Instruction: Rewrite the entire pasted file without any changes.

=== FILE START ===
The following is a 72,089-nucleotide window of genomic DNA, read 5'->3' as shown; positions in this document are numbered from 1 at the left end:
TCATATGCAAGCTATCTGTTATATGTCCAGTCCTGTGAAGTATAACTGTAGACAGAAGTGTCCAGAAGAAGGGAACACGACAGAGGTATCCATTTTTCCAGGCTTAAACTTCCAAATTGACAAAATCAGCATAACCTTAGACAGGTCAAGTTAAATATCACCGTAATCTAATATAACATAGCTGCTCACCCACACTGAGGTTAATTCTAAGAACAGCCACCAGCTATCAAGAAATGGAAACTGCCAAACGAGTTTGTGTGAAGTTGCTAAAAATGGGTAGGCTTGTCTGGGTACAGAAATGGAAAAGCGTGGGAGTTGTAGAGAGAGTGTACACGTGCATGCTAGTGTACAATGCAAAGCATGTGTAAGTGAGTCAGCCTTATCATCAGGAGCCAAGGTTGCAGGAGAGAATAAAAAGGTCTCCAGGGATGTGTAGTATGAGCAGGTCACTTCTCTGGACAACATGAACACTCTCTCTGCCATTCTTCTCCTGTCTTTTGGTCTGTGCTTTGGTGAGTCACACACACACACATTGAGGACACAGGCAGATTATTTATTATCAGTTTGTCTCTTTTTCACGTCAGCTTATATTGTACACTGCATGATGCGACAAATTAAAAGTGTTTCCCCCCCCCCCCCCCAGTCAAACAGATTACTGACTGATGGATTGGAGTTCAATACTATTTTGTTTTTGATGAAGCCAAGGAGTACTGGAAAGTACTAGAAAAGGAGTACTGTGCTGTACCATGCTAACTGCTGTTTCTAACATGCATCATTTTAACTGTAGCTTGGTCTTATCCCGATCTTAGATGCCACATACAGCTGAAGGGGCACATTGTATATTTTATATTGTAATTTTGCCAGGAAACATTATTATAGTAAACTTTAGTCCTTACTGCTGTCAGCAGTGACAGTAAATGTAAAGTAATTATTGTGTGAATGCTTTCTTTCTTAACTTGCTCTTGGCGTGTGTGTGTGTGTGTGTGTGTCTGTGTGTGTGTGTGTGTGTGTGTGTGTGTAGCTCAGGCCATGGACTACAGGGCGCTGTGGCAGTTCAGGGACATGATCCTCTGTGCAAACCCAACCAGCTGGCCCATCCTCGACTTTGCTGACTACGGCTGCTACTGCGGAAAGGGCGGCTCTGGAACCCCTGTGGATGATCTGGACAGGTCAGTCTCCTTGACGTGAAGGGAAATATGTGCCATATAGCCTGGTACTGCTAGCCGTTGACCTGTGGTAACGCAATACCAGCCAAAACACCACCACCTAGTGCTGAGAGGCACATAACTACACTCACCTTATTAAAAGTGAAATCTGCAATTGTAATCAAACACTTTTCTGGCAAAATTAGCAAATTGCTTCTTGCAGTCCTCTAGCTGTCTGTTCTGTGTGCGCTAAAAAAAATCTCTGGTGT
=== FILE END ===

The following is a 72,089-nucleotide window of genomic DNA, read 5'->3' as shown; positions in this document are numbered from 1 at the left end:
TCATATGCAAGCTATCTGTTATATGTCCAGTCCTGTGAAGTATAACTGTAGACAGAAGTGTCCAGAAGAAGGGAACACGACAGAGGTATCCATTTTTCCAGGCTTAAACTTCCAAATTGACAAAATCAGCATAACCTTAGACAGGTCAAGTTAAATATCACCGTAATCTAATATAACATAGCTGCTCACCCACACTGAGGTTAATTCTAAGAACAGCCACCAGCTATCAAGAAATGGAAACTGCCAAACGAGTTTGTGTGAAGTTGCTAAAAATGGGTAGGCTTGTCTGGGTACAGAAATGGAAAAGCGTGGGAGTTGTAGAGAGAGTGTACACGTGCATGCTAGTGTACAATGCAAAGCATGTGTAAGTGAGTCAGCCTTATCATCAGGAGCCAAGGTTGCAGGAGAGAATAAAAAGGTCTCCAGGGATGTGTAGTATGAGCAGGTCACTTCTCTGGACAACATGAACACTCTCTCTGCCATTCTTCTCCTGTCTTTTGGTCTGTGCTTTGGTGAGTCACACACACACACATTGAGGACACAGGCAGATTATTTATTATCAGTTTGTCTCTTTTTCACGTCAGCTTATATTGTACACTGCATGATGCGACAAATTAAAAGTGTTTCCCCCCCCCCCCCCCAGTCAAACAGATTACTGACTGATGGATTGGAGTTCAATACTATTTTGTTTTTGATGAAGCCAAGGAGTACTGGAAAGTACTAGAAAAGGAGTACTGTGCTGTACCATGCTAACTGCTGTTTCTAACATGCATCATTTTAACTGTAGCTTGGTCTTATCCCGATCTTAGATGCCACATACAGCTGAAGGGGCACATTGTATATTTTATATTGTAATTTTGCCAGGAAACATTATTATAGTAAACTTTAGTCCTTACTGCTGTCAGCAGTGACAGTAAATGTAAAGTAATTATTGTGTGAATGCTTTCTTTCTTAACTTGCTCTTGGCGTGTGTGTGTGTGTGTGTGTGTCTGTGTGTGTGTGTGTGTGTGTGTGTGTGTAGCTCAGGCCATGGACTACAGGGCGCTGTGGCAGTTCAGGGACATGATCCTCTGTGCAAACCCAACCAGCTGGCCCATCCTCGACTTTGCTGACTACGGCTGCTACTGCGGAAAGGGCGGCTCTGGAACCCCTGTGGATGATCTGGACAGGTCAGTCTCCTTGACGTGAAGGGAAATATGTGCCATATAGCCTGGTACTGCTAGCCGTTGACCTGTGGTAACGCAATACCAGCCAAAACACCACCACCTAGTGCTGAGAGGCACATAACTACACTCACCTTATTAAAAGTGAAATCTGCAATTGTAATCAAACACTTTTCTGGCAAAATTAGCAAATTGCTTCTTGCAGTCCTCTAGCTGTCTGTTCTGTGTGCGCTAAAAAAAATCTCTGGTGT